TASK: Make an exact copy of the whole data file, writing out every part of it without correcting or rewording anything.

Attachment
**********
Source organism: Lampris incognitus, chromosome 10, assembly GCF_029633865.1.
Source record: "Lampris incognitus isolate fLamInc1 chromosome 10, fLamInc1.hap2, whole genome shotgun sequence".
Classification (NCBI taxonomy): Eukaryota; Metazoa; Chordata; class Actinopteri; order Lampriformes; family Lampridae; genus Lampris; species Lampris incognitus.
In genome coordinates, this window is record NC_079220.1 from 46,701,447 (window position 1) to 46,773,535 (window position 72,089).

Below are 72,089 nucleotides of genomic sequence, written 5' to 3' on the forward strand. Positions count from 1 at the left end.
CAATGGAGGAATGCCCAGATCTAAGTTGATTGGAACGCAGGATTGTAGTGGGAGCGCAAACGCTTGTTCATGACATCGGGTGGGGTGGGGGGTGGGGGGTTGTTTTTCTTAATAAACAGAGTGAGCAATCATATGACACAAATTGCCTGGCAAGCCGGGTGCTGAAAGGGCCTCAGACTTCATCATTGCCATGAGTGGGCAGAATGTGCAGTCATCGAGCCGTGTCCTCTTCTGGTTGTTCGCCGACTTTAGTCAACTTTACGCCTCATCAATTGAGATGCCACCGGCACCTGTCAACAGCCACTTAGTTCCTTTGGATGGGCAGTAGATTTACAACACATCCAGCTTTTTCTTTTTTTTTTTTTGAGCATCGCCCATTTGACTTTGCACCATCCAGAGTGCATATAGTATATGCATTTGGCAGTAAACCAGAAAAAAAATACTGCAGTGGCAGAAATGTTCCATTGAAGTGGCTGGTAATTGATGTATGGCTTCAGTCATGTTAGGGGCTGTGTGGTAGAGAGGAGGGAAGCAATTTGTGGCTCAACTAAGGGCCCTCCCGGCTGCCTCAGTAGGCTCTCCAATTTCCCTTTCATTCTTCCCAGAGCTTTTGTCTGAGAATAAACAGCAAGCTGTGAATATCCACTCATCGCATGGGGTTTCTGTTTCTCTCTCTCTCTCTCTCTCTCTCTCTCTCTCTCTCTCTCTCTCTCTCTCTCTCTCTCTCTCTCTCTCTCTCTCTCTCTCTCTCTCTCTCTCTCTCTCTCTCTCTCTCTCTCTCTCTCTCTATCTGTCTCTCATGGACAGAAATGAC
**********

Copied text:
Source organism: Lampris incognitus, chromosome 10, assembly GCF_029633865.1.
Source record: "Lampris incognitus isolate fLamInc1 chromosome 10, fLamInc1.hap2, whole genome shotgun sequence".
Classification (NCBI taxonomy): Eukaryota; Metazoa; Chordata; class Actinopteri; order Lampriformes; family Lampridae; genus Lampris; species Lampris incognitus.
In genome coordinates, this window is record NC_079220.1 from 46,701,447 (window position 1) to 46,773,535 (window position 72,089).

Below are 72,089 nucleotides of genomic sequence, written 5' to 3' on the forward strand. Positions count from 1 at the left end.
CAATGGAGGAATGCCCAGATCTAAGTTGATTGGAACGCAGGATTGTAGTGGGAGCGCAAACGCTTGTTCATGACATCGGGTGGGGTGGGGGGTGGGGGGTTGTTTTTCTTAATAAACAGAGTGAGCAATCATATGACACAAATTGCCTGGCAAGCCGGGTGCTGAAAGGGCCTCAGACTTCATCATTGCCATGAGTGGGCAGAATGTGCAGTCATCGAGCCGTGTCCTCTTCTGGTTGTTCGCCGACTTTAGTCAACTTTACGCCTCATCAATTGAGATGCCACCGGCACCTGTCAACAGCCACTTAGTTCCTTTGGATGGGCAGTAGATTTACAACACATCCAGCTTTTTCTTTTTTTTTTTTTGAGCATCGCCCATTTGACTTTGCACCATCCAGAGTGCATATAGTATATGCATTTGGCAGTAAACCAGAAAAAAAATACTGCAGTGGCAGAAATGTTCCATTGAAGTGGCTGGTAATTGATGTATGGCTTCAGTCATGTTAGGGGCTGTGTGGTAGAGAGGAGGGAAGCAATTTGTGGCTCAACTAAGGGCCCTCCCGGCTGCCTCAGTAGGCTCTCCAATTTCCCTTTCATTCTTCCCAGAGCTTTTGTCTGAGAATAAACAGCAAGCTGTGAATATCCACTCATCGCATGGGGTTTCTGTTTCTCTCTCTCTCTCTCTCTCTCTCTCTCTCTCTCTCTCTCTCTCTCTCTCTCTCTCTCTCTCTCTCTCTCTCTCTCTCTCTCTCTCTCTCTCTCTCTCTCTCTCTCTCTCTCTCTCTCTCTATCTGTCTCTCATGGACAGAAATGAC